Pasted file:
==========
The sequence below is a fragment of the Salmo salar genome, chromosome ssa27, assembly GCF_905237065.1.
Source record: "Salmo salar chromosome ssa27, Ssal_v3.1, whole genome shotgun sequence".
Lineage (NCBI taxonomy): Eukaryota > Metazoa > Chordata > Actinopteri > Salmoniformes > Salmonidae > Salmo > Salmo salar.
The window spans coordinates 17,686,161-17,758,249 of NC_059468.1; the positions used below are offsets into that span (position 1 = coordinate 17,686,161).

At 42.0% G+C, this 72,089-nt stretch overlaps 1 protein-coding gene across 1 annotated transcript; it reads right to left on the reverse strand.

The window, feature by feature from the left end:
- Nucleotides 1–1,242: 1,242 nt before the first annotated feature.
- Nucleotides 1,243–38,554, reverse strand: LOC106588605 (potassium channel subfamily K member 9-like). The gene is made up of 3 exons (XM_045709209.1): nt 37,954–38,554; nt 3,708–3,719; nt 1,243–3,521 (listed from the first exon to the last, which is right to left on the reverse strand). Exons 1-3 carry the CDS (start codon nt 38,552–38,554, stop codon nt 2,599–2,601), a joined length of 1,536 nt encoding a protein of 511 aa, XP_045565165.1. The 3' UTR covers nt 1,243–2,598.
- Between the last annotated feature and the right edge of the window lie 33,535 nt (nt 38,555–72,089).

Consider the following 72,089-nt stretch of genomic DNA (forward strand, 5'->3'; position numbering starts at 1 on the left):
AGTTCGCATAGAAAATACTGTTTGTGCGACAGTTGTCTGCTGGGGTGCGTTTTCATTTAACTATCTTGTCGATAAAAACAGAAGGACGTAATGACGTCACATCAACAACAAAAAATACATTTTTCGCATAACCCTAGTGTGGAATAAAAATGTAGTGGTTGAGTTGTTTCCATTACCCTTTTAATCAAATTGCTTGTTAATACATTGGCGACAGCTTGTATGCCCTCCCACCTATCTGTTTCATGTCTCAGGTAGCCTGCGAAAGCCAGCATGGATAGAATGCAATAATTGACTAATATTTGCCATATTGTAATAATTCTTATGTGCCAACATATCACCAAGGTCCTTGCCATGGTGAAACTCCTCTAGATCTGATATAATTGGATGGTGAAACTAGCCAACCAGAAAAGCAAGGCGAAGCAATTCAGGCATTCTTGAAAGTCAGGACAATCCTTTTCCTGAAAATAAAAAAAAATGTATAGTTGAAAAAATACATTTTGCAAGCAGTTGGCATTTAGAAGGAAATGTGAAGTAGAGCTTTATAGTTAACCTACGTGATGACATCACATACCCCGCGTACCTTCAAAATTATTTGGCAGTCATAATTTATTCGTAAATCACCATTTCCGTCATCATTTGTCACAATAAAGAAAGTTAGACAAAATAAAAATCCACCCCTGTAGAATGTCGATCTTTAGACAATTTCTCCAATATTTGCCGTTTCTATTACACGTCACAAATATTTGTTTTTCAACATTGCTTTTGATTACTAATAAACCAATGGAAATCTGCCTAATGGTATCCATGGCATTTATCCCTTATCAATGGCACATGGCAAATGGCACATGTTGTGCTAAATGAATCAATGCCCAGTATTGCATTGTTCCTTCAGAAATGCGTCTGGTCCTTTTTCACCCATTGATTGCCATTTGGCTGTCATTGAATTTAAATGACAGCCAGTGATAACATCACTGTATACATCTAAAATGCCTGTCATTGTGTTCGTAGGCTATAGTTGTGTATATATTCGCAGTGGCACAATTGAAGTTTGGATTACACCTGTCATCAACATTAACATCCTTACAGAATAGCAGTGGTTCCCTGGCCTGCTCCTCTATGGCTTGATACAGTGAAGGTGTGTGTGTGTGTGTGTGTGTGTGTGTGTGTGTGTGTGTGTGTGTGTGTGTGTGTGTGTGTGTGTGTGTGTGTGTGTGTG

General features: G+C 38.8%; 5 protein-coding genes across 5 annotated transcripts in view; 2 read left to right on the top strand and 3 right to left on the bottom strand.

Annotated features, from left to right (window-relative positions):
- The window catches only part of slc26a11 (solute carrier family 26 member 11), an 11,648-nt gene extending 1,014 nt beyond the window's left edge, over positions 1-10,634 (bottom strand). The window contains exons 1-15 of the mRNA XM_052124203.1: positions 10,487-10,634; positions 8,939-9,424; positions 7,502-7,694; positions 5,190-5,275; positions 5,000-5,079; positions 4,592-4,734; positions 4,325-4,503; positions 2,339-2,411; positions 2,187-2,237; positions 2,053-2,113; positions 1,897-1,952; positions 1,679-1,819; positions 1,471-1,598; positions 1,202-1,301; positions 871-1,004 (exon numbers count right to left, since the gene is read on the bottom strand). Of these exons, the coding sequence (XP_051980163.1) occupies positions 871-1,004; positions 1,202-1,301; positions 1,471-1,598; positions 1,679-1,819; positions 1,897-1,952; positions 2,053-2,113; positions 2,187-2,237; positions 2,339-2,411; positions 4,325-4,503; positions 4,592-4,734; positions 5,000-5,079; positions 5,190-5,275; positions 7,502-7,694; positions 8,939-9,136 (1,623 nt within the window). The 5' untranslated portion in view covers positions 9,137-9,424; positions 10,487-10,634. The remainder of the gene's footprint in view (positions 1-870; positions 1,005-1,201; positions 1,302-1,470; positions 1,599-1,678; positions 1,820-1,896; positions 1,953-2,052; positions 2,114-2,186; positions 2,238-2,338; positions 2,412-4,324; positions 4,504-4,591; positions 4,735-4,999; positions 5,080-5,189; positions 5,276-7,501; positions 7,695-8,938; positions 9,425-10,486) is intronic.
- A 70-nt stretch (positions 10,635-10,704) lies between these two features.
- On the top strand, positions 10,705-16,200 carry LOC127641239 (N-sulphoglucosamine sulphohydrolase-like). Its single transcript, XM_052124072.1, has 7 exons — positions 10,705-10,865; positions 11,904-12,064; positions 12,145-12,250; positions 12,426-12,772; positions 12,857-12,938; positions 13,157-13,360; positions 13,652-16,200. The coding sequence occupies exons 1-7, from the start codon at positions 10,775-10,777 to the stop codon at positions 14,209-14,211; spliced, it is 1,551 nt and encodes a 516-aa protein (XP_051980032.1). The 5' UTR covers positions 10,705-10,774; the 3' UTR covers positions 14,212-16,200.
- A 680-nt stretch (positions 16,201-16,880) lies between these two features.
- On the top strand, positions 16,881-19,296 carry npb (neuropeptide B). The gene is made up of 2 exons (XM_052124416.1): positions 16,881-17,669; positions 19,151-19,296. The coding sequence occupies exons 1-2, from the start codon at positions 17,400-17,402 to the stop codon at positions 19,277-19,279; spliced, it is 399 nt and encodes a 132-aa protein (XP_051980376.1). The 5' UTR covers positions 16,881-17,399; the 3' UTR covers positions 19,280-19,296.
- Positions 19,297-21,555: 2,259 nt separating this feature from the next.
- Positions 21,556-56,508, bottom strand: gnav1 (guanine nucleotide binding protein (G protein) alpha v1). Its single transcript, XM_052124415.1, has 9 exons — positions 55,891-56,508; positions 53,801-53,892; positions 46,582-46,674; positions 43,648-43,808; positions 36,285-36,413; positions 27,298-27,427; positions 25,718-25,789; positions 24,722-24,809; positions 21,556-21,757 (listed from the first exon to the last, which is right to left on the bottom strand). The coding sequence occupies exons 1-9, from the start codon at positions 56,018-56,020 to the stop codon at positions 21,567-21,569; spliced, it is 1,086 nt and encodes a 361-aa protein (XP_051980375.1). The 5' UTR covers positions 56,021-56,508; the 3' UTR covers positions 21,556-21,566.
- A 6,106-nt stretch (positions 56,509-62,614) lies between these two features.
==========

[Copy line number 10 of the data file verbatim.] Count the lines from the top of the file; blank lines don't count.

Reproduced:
Consider the following 72,089-nt stretch of genomic DNA (forward strand, 5'->3'; position numbering starts at 1 on the left):